Washington, D.C.—The modernization of the Dietary Supplements Health and Education Act of 1994 (DSHEA) and mandatory product listing (MPL) for all dietary supplements marketed in the United States has been a hot topic in the natural products industry for years. The push for MPL has been led by  by Senator Richard Durbin (D-IL), but as WholeFoods Magazine has reported, in 2022 efforts to move MPL  forward faltered. Industry members had mixed reactions to the news in 2022, with some celebrating the move and others commenting that MPL will become a reality in the future. 

Background: Dietary Supplement Listing Act of 2022 Introduced; Industry Divided

Now, Sen. Durbin is calling for the modernization of DSHEA and has let industry trade associations know the he will be reintroducing the Dietary Supplement Listing Act in 2024. In a letter shared by the Consumer Healthcare Products Association (CHPA), sent on March 18, Sen. Durbin pointed to tianeptine as a reason for MPL. CHPA explained that Sen. Durbin's letter comes following the recent death of an Ohio man who ingested tianeptine. CHPA clarified that tianeptine "is not an over-the-counter (OTC) medicine nor a dietary supplement, but an adulterant used by bad actors falsely marketing products as dietary supplements."

About Tianeptine-Containing Fake Supplement Products

As WholeFoods Magazine has reported, on January 23, FDA warned consumers not to purchase or use any tianeptine product due to serious risks. The Council for Responsible Nutrition (CRN) clarified the issue, explaining that some gas stations, convenience stores, and online marketplaces may sell products that are often misleadingly labeled as dietary supplements, health products, or other benign-sounding descriptions, and consumers should be vigilant and avoid any products that list tianeptine as an ingredient or that make unverified health claims. Dietary supplements should be purchased from reputable sources, CRN stressed, and consumers should consult healthcare professionals before starting any new supplement regimen.

Trade Groups Respond to Senator Durbin

CHPA issued a statement in response to Sen. Durbin's March 18 letter. “CHPA commends Senator Durbin for recognizing the need for a modernized regulatory structure for dietary supplements that will further protect public health. Recent reports about the presence of tianeptine in products fraudulently marketed by unscrupulous companies as dietary supplements underscore the need for key regulatory modernizations to protect public health. Priorities such as mandatory product listing, increasing inspection capacity, and clarifying FDA’s authority to better facilitate enforcement against unlawfully marketed products would enhance the Agency's ability to identify and more quickly remove illegitimate products from the market.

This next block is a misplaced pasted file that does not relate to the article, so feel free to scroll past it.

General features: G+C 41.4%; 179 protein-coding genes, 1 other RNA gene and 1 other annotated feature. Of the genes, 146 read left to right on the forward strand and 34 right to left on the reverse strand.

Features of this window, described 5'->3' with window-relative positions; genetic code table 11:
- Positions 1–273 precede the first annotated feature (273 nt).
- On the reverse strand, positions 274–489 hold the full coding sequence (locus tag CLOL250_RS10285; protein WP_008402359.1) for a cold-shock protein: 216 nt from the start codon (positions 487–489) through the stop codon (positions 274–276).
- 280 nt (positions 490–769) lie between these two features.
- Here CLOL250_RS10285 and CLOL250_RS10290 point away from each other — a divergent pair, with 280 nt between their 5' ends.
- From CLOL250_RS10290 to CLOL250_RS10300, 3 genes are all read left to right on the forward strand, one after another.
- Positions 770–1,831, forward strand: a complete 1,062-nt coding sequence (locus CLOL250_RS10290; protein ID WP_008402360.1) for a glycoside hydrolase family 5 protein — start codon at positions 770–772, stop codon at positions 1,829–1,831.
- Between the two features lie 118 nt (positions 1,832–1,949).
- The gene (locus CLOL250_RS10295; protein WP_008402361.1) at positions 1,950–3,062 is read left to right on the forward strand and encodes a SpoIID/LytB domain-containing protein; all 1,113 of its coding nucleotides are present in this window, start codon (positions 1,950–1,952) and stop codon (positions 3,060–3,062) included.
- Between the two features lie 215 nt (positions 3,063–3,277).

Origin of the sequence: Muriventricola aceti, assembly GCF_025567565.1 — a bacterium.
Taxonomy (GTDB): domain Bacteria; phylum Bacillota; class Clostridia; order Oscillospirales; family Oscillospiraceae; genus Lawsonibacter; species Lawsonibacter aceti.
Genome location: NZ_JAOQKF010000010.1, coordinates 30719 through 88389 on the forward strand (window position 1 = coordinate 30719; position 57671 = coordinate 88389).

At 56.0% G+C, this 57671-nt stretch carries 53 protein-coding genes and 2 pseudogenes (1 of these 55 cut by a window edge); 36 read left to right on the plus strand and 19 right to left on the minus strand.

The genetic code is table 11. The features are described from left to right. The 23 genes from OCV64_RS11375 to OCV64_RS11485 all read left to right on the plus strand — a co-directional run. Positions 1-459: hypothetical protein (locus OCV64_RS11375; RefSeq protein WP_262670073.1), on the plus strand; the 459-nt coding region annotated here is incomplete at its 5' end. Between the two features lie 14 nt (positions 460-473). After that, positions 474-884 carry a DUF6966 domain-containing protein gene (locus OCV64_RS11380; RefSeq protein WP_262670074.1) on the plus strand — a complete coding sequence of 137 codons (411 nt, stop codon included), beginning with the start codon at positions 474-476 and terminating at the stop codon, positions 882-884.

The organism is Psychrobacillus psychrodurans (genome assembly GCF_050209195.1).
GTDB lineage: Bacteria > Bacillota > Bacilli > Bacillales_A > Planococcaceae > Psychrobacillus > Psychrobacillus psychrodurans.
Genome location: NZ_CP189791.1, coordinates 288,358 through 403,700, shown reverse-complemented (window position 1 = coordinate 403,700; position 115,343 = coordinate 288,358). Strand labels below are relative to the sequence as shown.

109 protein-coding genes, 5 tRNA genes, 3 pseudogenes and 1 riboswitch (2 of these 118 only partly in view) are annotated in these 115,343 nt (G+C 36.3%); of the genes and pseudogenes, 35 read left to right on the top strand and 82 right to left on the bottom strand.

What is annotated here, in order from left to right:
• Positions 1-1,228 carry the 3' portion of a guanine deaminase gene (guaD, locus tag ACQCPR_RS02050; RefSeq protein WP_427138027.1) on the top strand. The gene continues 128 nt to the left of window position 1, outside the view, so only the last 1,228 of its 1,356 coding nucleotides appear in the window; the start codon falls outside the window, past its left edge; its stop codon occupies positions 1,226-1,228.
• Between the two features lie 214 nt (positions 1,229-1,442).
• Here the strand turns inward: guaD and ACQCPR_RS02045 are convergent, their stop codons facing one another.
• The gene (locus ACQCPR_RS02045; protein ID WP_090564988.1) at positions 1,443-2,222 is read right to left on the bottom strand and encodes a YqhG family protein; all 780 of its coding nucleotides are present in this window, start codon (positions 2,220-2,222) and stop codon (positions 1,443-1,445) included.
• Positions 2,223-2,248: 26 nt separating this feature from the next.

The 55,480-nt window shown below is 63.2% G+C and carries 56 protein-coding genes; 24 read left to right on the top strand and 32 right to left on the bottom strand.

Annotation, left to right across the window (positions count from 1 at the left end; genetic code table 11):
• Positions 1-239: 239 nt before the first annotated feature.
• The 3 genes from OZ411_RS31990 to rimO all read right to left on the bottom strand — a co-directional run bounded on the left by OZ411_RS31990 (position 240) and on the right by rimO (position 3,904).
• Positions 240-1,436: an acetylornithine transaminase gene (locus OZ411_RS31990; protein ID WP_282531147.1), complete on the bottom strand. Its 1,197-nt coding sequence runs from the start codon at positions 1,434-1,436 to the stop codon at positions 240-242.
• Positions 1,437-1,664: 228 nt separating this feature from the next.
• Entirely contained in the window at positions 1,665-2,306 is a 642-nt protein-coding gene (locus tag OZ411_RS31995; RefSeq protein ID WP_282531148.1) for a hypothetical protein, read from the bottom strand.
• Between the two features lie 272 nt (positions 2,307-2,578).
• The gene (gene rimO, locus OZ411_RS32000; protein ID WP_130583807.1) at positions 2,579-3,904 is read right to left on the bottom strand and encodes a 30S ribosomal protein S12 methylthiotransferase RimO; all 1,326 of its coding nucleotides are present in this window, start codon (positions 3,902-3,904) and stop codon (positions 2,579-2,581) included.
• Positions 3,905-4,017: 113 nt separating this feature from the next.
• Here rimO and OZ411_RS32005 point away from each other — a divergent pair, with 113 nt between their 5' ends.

“DSHEA turns 30 in October, and since 1994 when this law was originally enacted, industry has grown from $4 billion to more than $50 billion today. Without modernization, bad actors will continue to prey on the fact that regulations have not kept pace with growth. DSHEA should protect the 21st century consumer who has access to an ever-expanding dietary supplement marketplace, and CHPA looks forward to continuing to work with FDA and Congress on the shared goal of regulatory modernization.”  

CRN also issued a statement: "The Council for Responsible Nutrition (CRN) shares the Senator’s grave concerns that tianeptine is being fraudulently marketed as a dietary supplement when it is an unsafe and illegal substance. CRN’s members, and all responsible supplement marketers, do not sell this ingredient and condemn the sale of it.

"CRN has not only been vocal about the risks associated with products containing tianeptine misrepresented as dietary supplements, but has also shown steadfast support for enhancing FDA’s regulatory oversight through initiatives like a product listing registry for supplements. We offered our strong support for Senator Durbin’s previous bill seeking to make product listing a reality, and we look forward to working with him again if new legislation is introduced.

"CRN urges the FDA to take enforcement action against these illegal, fake supplement products, and encourages consumers to be vigilant, avoid products containing tianeptine, purchase dietary supplements only from reputable sources, and report any adverse events related to tianeptine-containing products to the FDA's MedWatch program. Our support for legislative and regulatory efforts that enhance consumer protection, such as product listing bills, aligns closely with the concerns expressed in Senator Durbin's letter, emphasizing a shared commitment to preventing the distribution of dangerous or illegal ingredients posing as dietary supplements."

FDA & MPL...Plus NPA's Take

In related news from earlier in March, the Food and Drug Administration (FDA) presented its Fiscal Year 2025 Budget Request and shared an FY 2025 FDA Budget Summary Fact Sheet. Regarding supplements, FDA said the budget "would provide FDA with additional authorities to increase oversight of dietary supplements to better protect consumers."

Following FDA's budget request, the Natural Products Association (NPA) issued a statement regarding mandatory product listing: “Year after year, the FDA’s budget proposal includes mandatory product listing. Congress has routinely shut down this proposal, another example of the FDA being distracted from doing the basics,” said Daniel Fabricant, Ph.D., President and CEO of NPA. “While the FDA continues to receive more funding, the previous price tag for mandatory product listing was $34 million and does not include the millions spent for the NIH Dietary Supplement Label Database.” 

Related: Relaunched Dietary Supplement Caucus Supported by Major Trade Groups

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